The most significant difference remained the manufacturing quality. Despite the fact the initial series were quite bad quality-wise, the level of manufacture steadily improved and by 1954, the vehicles were better made than the ones in Soviet union. Notably the technical allowances were lower.

Other changes included:

- installing the German (captured) "Notek" night-lamps on the early vehicles
- shifting the commander's copula more to the left from the axis of the turret
- mounting the light/infralight combo under the common construction on the hull
- the infantry signal horn moved to the back of the vehicle under an armored "roof"
- mounting the compressor for filling the emeregency start gas canisters directly into the tank
- installing the new BTI-3 air purifiers
- bigger 107l fuel tanks
- left oil canister replaced by an additional fuel tank
- different fuel feed system (BNK-12B rotary fuel pump and 12-plunger injecting fuel pump)
- improved clutch
- improved transmission (5+1 with reduction possibility)
- different brake pads
- the braces for attaching logs to the vehicle on the left side of the tank
- special fording kit
- special CSLA one-shot smoke grenades.

The vehicles were armed with the Slovak-manufactured Vz.44 cannon, which was basically an improved version of the Soviet ZIS-53 gun. The ammunition was unified with the Soviet original.

T-34/100

Since early 50's, there have been attempts to improve the design of the T-34/85 to increase its combat value. In 1953, the army technical institute recieved an order to arrange the installation of the Soviet D-10S gun (resp. slightly improved Czechoslovak copy thereof under the name of 100mm vz.44 S, produced in Slovakia for the SD-100 - a Czech copy of SU-100) in the regular T-34/85 turret, if possible without changing the original turret parameters. In September 1953, the Slovak company Konštrukta Trečín was tasked with the development of this project. The initial evaluation of the project stated that the turret modifications would result in changes to depression and gun elevation (-3/+20 degrees), with the rate of fire of 8 rounds per minute.
On 6.4.1954, two design variants were presented by Konštrukta developers to the VTU (army technical institute), along with a preliminary price calculation. Both variants presumed the removal of TŠ-20 indirect fire sights. The gun was also modified by adding a coaxial DTM machinegun to its right side. Both variants differed by solving the gun mantlet and by positioning the gun. Both were also viable, but the price was far less space for the gunner and the loader in the turret. It was absolutely clear that the gun aiming and loading time would suffer. Worse still, it was found out that the ammunition load would suffer too - for both variants, only 6 ready rounds would be able to be stored in the turret itself. Both variants were however sound stability-wise and the designers hoped the handling characteristics of the tank wouldn't be diminished.

Despite this, the project was judged as fundamentally flawed. Even though the army command still wanted to increase the firepower of the T-34/85, it was clear this wouldn't be the way. In April 1954, one army general issued yet another demand for firepower increase for the T-34 for the production years 1955-1960, but this time, they had a completely different weapon in mind (an indigenous Czech 100mm autoloaded and fully stabilized cannon, possibly the still-developed AK1, originally meant for the TVP project). This demand however was not accepted by the high command and that was the end of the attempts to increase the firepower of the T-34. The project was officially cancelled on 30.6.1954 - the main reason for it (apart from the aforementioned flaws) being the successful negotiations about the T-54 production licenses.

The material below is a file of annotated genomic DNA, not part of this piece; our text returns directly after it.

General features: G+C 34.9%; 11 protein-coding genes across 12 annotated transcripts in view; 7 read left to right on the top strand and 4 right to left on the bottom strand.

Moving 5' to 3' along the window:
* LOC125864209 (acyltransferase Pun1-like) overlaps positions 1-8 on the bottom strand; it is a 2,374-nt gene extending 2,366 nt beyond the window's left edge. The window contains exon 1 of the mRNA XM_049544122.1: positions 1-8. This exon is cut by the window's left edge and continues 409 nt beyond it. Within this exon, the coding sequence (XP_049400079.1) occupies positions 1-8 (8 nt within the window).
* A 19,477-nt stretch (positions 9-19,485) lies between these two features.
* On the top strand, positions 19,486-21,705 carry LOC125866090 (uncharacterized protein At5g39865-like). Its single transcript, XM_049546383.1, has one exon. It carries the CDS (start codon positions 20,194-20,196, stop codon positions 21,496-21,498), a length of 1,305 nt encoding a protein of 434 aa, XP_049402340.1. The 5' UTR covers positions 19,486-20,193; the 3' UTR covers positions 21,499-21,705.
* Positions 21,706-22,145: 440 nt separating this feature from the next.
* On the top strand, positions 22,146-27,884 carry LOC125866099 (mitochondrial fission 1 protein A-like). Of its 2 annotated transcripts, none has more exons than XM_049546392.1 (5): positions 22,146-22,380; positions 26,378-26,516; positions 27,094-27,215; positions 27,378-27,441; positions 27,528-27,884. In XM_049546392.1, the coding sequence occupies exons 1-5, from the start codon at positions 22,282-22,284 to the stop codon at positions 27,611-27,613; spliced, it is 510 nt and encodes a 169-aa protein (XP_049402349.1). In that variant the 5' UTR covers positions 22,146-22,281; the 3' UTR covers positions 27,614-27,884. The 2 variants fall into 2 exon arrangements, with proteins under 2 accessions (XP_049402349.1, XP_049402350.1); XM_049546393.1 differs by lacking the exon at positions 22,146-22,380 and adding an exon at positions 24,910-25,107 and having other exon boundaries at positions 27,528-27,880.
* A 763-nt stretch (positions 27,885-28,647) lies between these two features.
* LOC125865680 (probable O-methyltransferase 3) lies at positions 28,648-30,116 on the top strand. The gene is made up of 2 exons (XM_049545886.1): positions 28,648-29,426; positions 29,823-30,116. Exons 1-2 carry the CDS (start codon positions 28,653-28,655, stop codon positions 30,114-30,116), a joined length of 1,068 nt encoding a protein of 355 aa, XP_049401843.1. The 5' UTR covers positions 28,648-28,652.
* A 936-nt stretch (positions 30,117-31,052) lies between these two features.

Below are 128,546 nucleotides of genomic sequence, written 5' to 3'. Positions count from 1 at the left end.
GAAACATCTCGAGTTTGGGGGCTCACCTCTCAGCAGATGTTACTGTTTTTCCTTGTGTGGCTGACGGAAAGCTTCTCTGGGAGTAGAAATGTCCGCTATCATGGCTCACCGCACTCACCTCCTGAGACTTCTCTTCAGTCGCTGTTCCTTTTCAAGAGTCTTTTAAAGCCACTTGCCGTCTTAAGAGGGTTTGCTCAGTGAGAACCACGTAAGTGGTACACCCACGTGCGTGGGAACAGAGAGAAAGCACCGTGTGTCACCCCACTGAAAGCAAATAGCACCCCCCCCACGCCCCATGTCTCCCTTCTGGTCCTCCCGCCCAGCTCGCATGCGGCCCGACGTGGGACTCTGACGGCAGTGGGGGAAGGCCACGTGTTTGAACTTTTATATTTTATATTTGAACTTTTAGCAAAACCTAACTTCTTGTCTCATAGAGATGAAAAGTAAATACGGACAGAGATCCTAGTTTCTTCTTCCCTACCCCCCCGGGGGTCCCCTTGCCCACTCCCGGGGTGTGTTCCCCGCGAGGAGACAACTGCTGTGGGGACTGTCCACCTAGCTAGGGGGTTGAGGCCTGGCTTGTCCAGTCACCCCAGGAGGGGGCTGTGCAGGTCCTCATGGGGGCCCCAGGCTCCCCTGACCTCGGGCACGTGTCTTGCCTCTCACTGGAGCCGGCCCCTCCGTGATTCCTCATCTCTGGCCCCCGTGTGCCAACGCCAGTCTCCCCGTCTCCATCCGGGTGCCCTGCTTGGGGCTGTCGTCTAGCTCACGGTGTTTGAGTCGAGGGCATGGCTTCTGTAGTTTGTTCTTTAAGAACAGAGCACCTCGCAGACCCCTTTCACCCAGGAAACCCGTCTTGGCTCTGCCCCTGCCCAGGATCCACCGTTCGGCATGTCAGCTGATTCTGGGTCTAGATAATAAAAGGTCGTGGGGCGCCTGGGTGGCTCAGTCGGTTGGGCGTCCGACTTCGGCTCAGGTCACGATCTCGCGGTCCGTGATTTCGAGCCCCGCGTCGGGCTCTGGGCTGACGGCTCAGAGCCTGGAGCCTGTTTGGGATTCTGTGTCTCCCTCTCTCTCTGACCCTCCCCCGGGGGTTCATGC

Epilogue

As mentioned above, the T-34 served in the Czechoslovak army until the 70's and in that time, it became an icon. First - an icon of liberation from nazism, then an icon of the brutal practices of the 1950's new "people's army" and ultimately a symbol of Soviet oppression. Nevertheless, it has proved its qualities over and over - it was a rugged war machine, that got the job done. In World of Tanks, we can already play this vehicle - personally, I wouldn't mind seeing a Czechoslovak copy thereof in the game. But, I guess that's up to the Wargaming guys.

Pictures

Czech T-34 in Syria


Czech T-34 in Havana, Cuba


Reconstructed T-34



Sources:
www.valka.cz
M.Dubánek - Od bodáku po tryskáče

19 comments:

  1. We seriously don't need more T-34 copies... Maybe a T-34-100 would be nice, but annother T-34? No thanks.

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    Replies
    1. I didn't write this because I want another copy of T-34, I wrote this because it seemed interesting to me.

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    2. It is, but the sheer tought of annother T-34 grind makes me shiver...There is only so many times you can grind the same vehicle. It's like a brain twitch.

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    3. I think the chance of any such tank being implemented is extremely low, the only option where I can imagine this tank would be secondary medium "Soviet" branch in the Czech/EU tree. Won't happen.